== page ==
- As noted in ¶ 38 above, the Nature Conservancy facilitated the purchase of this land by transferring its option to purchase the land, on the express understanding that the land was to be dedicated. If the City is now permitted to relieve itself of its commitment, it will have effectively defrauded the Nature Conservancy, and the public, by utilizing land acquired for preservation purposes for a landfill expansion.
- Finally, the 60 acre parcel of Fox Run Estates was acquired with the express understanding that it was to be used for preservation purposes.
- The Albany Pine Bush Preserve Commission manages approximately 3050 acres of all Pine Bush land as protected habitat. This land is protected as part of the Albany Pine Bush Preserve under Article 46 of the Environmental Conservation Law, and is utilized as “parkland”.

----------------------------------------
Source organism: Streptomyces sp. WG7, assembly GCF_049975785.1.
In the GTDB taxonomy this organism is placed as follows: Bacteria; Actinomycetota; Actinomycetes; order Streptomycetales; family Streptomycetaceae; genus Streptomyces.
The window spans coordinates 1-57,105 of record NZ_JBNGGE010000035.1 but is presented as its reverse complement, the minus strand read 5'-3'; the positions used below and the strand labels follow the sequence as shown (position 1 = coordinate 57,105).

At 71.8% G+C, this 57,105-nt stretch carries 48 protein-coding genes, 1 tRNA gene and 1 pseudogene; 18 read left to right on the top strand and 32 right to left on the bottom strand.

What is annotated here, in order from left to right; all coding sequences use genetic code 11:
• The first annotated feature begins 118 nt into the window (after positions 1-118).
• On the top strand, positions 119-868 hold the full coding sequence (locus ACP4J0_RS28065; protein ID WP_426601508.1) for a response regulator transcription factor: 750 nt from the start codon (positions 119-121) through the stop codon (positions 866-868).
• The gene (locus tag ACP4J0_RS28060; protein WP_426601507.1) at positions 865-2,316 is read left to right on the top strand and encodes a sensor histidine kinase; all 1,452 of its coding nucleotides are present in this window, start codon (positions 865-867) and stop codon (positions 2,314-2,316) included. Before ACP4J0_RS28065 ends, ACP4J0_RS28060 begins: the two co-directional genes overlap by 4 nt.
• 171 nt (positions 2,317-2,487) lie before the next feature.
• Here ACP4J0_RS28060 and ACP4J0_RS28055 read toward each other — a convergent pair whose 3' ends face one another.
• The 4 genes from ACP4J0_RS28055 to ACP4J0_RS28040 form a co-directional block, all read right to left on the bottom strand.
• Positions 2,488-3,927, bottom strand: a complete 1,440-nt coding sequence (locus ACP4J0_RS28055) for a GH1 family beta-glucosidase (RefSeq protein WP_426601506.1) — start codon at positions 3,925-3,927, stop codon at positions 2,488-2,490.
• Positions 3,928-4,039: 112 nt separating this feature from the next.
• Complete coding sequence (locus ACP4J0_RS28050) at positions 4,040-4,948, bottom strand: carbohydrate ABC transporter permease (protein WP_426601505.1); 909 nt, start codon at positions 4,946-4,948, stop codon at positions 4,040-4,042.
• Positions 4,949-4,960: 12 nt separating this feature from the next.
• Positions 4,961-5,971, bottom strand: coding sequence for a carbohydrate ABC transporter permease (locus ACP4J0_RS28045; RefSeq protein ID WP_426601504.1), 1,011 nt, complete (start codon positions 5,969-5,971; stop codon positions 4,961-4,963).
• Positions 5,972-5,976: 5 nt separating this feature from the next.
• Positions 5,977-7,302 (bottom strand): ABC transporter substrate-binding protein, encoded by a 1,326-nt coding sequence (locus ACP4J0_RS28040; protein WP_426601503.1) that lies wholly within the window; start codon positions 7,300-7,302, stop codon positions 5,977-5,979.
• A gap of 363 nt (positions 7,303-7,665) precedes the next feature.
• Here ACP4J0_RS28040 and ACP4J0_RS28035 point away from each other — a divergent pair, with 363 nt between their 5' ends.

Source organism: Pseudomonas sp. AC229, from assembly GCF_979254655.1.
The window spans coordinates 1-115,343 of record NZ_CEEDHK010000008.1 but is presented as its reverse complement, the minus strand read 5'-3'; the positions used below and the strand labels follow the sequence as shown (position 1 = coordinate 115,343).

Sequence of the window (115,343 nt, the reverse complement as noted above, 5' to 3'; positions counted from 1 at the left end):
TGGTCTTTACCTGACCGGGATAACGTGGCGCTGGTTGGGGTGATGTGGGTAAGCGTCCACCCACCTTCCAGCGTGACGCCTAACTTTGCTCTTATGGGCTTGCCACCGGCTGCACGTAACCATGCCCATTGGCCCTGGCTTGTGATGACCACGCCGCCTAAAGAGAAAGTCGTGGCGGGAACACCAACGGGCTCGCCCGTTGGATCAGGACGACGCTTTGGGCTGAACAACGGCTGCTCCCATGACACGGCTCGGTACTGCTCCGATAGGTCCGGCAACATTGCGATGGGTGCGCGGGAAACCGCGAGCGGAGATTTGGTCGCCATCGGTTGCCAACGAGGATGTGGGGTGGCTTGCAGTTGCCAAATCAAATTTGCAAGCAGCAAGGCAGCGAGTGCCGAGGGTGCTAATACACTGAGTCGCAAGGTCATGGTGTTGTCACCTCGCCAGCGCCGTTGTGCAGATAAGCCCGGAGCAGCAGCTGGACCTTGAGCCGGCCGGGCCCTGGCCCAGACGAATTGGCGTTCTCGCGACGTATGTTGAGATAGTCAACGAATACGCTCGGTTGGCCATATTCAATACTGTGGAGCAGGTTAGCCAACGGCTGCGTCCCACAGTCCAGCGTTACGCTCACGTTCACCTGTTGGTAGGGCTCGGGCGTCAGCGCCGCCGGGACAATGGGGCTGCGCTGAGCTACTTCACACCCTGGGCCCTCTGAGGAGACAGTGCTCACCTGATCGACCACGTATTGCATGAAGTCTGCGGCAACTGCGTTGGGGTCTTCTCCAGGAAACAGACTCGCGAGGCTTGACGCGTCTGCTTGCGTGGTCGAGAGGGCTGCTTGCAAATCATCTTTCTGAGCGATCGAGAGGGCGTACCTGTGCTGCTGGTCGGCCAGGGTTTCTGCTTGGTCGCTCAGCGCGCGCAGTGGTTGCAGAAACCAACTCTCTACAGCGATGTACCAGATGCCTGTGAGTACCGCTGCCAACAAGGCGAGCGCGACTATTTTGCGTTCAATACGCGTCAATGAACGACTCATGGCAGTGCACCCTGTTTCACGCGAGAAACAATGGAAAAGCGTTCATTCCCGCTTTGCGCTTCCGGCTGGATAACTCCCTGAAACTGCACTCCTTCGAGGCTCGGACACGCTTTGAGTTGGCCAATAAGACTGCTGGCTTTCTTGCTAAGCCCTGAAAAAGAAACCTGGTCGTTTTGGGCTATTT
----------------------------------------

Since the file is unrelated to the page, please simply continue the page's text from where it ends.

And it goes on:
- New York State courts "have time and again reaffirmed the principle that parkland is impressed with a public trust, requiring legislative approval before it can be alienated or used for an extended period for non park purposes", Friends of Van Cortlandt Park v. City of New York, 95 N.Y.2d 623 (2001).
- Here, the City of Albany proposes to utilize land that it acquired for the express purpose of dedication to park purposes for a vastly different purpose; the expansion of a landfill.
- Such use represents an illegal alienation of parkland, that cannot be accomplished without an enabling act of the New York State Legislature.
AS AND FOR A FIRST CAUSE OF ACTION
(under CPLR § 7803 (1))
- Petitioners repeat and reallege each and every allegation of all paragraphs above as if set forth in full herein.